Compliance is really the key
The application of routine infection–control procedures, practices, and protocols has dramatically reduced potential occupational exposures ...
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The application of routine infection–control procedures, practices, and protocols has dramatically reduced potential occupational exposures and infection risks for health–care providers and patients during treatment. Stop and think for a moment about how far your routine infection precautions have come. Examples include adoption of newer hand hygiene products, improved gloves, masks, eyewear, clinic jackets, needle recapping devices, more efficient heat sterilizers, instrument cassettes, automated instrument cleaning units, disinfectant wipes, and dental water treatment systems.
Yet, despite the documented, long–term success of protocols and the development of additional products, I still find a range of opinions among conscientious health professionals concerning either the necessity or the speed of infection–control implementation. As you would expect, there are individuals who say published recommendations are not developed and implemented fast enough. Others counter that many of the published guidelines have not been substantiated by documented scientific data nor are they necessary.
One thing to keep in mind when considering these comments is that — even as we continue to witness the ongoing evolution of a variety of infection–control technologies and products — long–standing, basic infection–control principles have not changed. There certainly is no single “best list” to reference. But in discussions to illustrate the principles, I include a few of the following points:
- Exposure is not synonymous with infection
- Cleaning is the fundamental first step in infection–control practices
- Hand hygiene is the basic and most important infection–control practice
- Do you know whom or what you are treating?
- Professional vaccination for health–care providers involves more than receiving the hepatitis vaccine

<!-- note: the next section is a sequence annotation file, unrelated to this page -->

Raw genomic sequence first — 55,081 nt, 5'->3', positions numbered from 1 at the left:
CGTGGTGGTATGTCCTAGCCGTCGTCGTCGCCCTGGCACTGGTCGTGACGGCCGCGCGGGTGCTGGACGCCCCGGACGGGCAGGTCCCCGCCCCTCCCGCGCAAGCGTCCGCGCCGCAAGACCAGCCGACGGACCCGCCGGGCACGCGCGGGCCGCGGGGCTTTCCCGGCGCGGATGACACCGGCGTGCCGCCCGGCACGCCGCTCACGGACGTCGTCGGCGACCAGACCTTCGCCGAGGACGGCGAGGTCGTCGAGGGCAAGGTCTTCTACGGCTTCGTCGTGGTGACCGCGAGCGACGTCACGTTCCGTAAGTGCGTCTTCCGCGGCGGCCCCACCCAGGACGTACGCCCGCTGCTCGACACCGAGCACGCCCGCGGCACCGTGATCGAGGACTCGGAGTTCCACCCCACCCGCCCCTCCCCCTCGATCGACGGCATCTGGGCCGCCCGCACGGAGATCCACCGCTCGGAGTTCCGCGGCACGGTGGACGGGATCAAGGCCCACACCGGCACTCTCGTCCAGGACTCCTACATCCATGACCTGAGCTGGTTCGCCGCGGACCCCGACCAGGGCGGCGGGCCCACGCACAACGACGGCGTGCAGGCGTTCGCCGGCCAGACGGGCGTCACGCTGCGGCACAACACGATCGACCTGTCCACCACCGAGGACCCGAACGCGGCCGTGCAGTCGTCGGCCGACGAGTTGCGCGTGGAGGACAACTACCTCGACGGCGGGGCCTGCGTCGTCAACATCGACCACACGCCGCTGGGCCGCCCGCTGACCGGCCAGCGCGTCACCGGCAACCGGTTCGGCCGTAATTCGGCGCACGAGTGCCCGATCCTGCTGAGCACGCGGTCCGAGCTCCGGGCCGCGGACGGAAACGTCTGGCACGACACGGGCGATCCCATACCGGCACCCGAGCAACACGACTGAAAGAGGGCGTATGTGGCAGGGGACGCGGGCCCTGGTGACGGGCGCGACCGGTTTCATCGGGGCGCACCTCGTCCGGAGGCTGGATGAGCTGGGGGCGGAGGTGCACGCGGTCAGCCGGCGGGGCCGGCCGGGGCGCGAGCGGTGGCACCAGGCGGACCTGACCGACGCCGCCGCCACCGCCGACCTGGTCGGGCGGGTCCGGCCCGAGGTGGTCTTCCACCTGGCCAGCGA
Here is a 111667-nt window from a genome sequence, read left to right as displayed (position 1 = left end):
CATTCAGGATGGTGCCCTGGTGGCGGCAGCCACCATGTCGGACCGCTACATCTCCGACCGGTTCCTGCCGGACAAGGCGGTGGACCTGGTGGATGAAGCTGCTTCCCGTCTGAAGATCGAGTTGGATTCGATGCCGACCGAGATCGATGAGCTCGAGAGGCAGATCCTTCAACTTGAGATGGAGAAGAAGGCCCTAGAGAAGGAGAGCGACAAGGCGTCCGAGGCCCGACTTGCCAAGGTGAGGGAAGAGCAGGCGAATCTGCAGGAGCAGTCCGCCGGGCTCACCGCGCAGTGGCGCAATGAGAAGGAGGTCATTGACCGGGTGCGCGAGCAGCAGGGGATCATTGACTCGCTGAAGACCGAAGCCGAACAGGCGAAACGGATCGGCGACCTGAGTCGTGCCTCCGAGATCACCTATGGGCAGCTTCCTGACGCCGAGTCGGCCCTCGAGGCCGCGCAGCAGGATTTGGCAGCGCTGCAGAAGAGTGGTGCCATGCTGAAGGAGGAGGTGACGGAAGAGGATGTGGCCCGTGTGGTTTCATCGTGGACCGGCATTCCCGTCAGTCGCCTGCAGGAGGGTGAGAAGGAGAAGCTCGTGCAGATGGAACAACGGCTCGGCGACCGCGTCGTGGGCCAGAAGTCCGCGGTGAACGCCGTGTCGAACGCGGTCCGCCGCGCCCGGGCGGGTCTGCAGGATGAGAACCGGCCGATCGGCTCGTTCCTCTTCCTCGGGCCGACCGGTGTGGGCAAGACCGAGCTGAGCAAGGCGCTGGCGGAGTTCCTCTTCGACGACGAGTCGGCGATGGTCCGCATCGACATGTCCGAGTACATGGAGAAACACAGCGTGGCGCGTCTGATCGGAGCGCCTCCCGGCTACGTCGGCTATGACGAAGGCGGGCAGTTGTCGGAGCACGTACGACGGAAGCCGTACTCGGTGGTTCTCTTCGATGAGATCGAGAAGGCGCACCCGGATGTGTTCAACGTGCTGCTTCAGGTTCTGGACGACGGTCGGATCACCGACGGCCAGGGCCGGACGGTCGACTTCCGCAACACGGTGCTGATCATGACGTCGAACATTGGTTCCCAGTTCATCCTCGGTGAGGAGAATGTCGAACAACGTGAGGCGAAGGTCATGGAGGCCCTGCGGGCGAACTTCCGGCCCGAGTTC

- Most hand dermatitis is not an allergic reaction to latex
- Use respiratory hygiene/cough etiquette
- Do not disinfect when you sterilize
- Effective infection control allows for acceptable choices
Although many of you could easily come up with additional areas and wording changes, the point here is to comprehend the “why” and not merely the “what” of recommended precautions. As one develops a better understanding of the rationale for infection prevention practices, increased compliance with specific precautions will logically increase.
Another requirement for improved compliance means considering possible misconceptions and the effect they can have in daily routines. Comments ranging from a belief that infection–control precautions do not guarantee 100% protection, to those who state that much of what we are asked to do is “overkill,” represent two ends of this spectrum.
Unfortunately, a common thread that runs through these types of comments is the misplaced belief that each infection–control procedure or product should provide an absolute safeguard against cross–infection.
I suggest that we view each area of the total program as providing a twofold benefit: 1) each can afford an acceptable level of effectiveness and safety as a stand–alone (i.e., hand hygiene practices and use of work practice and engineering controls to prevent accidental sharps exposures when recapping needles); and 2) each practice also should provide an overlapping margin of protection with and for other protocols that are in place.
The latter is exemplified when you use appropriate personal protective equipment, automated instrument cleaning units, and cassettes when reprocessing contaminated instruments. Each is important to protect personnel from sharps accidents, much like a single–handed scoop recapping technique or self–sheathing device protects against needlesticks.
A lack of compliance with basic principles can have an adverse ripple effect simply by lessening the margin of overlap needed when shortcuts are taken in the performance of routine tasks. It may not appear so, but each infection–control procedure and protocol reinforces the others.
While the potential for occupational risks is not eliminated even when the best infection–control practices are employed, when compliance wanes, the door may be unknowingly opened for increased microbial cross–contamination and cross–infection. You can easily check for this by looking for possible areas of overlap. You probably are accomplishing much of this without realizing it.
Dr. John A. Molinari is director of infection control for THE DENTAL ADVISOR. Previously, he was professor and chairman of the Department of Biomedical Sciences at the University of Detroit Mercy School of Dentistry. Contact him at firstname.lastname@example.org.